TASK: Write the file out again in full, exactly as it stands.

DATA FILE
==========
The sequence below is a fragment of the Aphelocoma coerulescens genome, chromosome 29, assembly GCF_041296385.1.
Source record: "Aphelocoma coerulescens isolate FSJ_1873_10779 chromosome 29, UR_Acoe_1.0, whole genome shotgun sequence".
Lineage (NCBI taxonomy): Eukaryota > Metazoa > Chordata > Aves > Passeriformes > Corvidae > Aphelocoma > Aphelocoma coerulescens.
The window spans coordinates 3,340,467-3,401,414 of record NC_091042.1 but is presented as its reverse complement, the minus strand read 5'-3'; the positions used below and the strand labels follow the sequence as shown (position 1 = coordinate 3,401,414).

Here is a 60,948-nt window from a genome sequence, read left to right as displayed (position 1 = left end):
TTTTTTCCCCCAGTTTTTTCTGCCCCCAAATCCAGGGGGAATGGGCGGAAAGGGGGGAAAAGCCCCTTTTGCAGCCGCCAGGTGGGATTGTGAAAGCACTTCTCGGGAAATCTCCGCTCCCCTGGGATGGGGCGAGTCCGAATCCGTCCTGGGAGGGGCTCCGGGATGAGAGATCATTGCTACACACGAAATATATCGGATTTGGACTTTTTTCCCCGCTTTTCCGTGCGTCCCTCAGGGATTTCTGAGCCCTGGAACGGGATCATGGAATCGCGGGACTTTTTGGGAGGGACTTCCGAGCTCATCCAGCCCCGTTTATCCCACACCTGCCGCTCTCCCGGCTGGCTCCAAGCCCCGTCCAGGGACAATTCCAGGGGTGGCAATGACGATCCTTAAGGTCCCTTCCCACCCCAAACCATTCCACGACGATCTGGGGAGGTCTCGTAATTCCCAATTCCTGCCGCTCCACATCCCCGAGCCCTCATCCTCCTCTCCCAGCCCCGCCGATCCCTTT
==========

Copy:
The sequence below is a fragment of the Aphelocoma coerulescens genome, chromosome 29, assembly GCF_041296385.1.
Source record: "Aphelocoma coerulescens isolate FSJ_1873_10779 chromosome 29, UR_Acoe_1.0, whole genome shotgun sequence".
Lineage (NCBI taxonomy): Eukaryota > Metazoa > Chordata > Aves > Passeriformes > Corvidae > Aphelocoma > Aphelocoma coerulescens.
The window spans coordinates 3,340,467-3,401,414 of record NC_091042.1 but is presented as its reverse complement, the minus strand read 5'-3'; the positions used below and the strand labels follow the sequence as shown (position 1 = coordinate 3,401,414).

Here is a 60,948-nt window from a genome sequence, read left to right as displayed (position 1 = left end):
TTTTTTCCCCCAGTTTTTTCTGCCCCCAAATCCAGGGGGAATGGGCGGAAAGGGGGGAAAAGCCCCTTTTGCAGCCGCCAGGTGGGATTGTGAAAGCACTTCTCGGGAAATCTCCGCTCCCCTGGGATGGGGCGAGTCCGAATCCGTCCTGGGAGGGGCTCCGGGATGAGAGATCATTGCTACACACGAAATATATCGGATTTGGACTTTTTTCCCCGCTTTTCCGTGCGTCCCTCAGGGATTTCTGAGCCCTGGAACGGGATCATGGAATCGCGGGACTTTTTGGGAGGGACTTCCGAGCTCATCCAGCCCCGTTTATCCCACACCTGCCGCTCTCCCGGCTGGCTCCAAGCCCCGTCCAGGGACAATTCCAGGGGTGGCAATGACGATCCTTAAGGTCCCTTCCCACCCCAAACCATTCCACGACGATCTGGGGAGGTCTCGTAATTCCCAATTCCTGCCGCTCCACATCCCCGAGCCCTCATCCTCCTCTCCCAGCCCCGCCGATCCCTTT